The craniofacial skeletal structures that comprise the human head develop from multiple tissues that converge to form the bones and cartilage of the face. Because of their complex development and morphogenesis, many human birth defects arise due to disruptions in these cellular populations. Thus, determining how these structures normally develop is vital if we are to gain a deeper understanding of craniofacial birth defects and devise treatment and prevention options. In this review, we will focus on how animal model systems have been used historically and in an ongoing context to enhance our understanding of human craniofacial development. We do this by first highlighting "animal to man" approaches; that is, how animal models are being utilized to understand fundamental mechanisms of craniofacial development. We discuss emerging technologies, including high throughput sequencing and genome editing, and new animal repository resources, and how their application can revolutionize the future of animal models in craniofacial research. Secondly, we highlight "man to animal" approaches, including the current use of animal models to test the function of candidate human disease variants. Specifically, we outline a common workflow deployed after discovery of a potentially disease causing variant based on a select set of recent examples in which human mutations are investigated in vivo using animal models. Collectively, these topics will provide a pipeline for the use of animal models in understanding human craniofacial development and disease for clinical geneticist and basic researchers alike.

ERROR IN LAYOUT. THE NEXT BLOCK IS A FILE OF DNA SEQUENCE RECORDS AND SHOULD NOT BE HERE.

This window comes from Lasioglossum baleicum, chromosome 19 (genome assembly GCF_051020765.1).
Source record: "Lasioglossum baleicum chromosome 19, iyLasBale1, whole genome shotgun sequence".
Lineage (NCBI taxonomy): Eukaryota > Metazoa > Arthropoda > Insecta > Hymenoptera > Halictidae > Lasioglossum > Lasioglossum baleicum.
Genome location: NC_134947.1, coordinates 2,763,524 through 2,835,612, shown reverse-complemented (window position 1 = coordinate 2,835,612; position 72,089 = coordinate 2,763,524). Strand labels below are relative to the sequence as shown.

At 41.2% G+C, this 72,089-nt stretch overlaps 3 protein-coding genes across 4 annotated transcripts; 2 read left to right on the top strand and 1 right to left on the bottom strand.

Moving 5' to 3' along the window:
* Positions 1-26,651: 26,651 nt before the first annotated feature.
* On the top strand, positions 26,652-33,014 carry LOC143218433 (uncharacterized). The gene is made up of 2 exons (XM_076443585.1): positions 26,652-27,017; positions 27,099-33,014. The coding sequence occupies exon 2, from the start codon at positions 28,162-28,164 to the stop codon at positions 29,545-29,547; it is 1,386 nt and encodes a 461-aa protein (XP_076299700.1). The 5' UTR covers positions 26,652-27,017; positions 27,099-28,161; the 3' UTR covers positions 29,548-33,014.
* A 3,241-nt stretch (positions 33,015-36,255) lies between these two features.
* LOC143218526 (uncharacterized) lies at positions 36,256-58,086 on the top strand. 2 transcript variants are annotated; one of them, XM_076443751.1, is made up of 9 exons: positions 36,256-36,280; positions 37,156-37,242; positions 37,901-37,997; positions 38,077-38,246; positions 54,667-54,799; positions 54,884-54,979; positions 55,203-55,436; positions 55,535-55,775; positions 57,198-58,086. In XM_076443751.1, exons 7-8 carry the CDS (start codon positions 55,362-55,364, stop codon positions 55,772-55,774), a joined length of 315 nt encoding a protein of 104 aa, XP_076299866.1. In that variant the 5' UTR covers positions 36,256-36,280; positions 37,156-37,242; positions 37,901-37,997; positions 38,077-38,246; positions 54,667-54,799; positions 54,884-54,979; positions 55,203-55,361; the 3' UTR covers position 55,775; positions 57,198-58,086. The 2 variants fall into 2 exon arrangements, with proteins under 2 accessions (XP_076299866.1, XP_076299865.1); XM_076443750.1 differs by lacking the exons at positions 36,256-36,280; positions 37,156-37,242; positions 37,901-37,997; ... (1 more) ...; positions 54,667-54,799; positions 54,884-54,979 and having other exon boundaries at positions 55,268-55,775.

|Original language||English (US)|
|Number of pages||17|
|State||Published - Jul 15 2016|
Bibliographical noteFunding Information:
The authors would like to thank Dr. Tamim Shaikh for helpful discussions of human craniofacial syndromes and help with Fig. 1 . Work in the Artinger lab is supported by the National Institute of Dental and Craniofacial Research (R01DE024034), work in the Williams lab is supported by the National Institute of Dental and Craniofacial Research (U01DE024429) and the Eunice Kennedy Shriver National Institute of Child Health and Human Development (1R01HD081562), and EVO, in the Williams lab, is supported by Fellowship F32DE02370 from the National Institute of Dental and Craniofacial Research, in part by a Cleft Palate Foundation Research Support Grant, and an American Association of Anatomists Postdoctoral Fellowship. Finally, we would also like to acknowledge the many pertinent studies by our colleagues that due to space constraints we were unable to cover in this manuscript.
Pearl et al. (2012) European Xenopus Resource Centre (EXRC) “The European Xenopus Resource Centre (EXRC) is funded by the Wellcome Trust, BBSRC and NC3Rs to support researchers using Xenopus models.” http://www.port.ac.uk/research/exrc/
© 2016 Elsevier Inc.
- Animal model systems
- Genetic screens
- Human clinical genetics
- Neural crest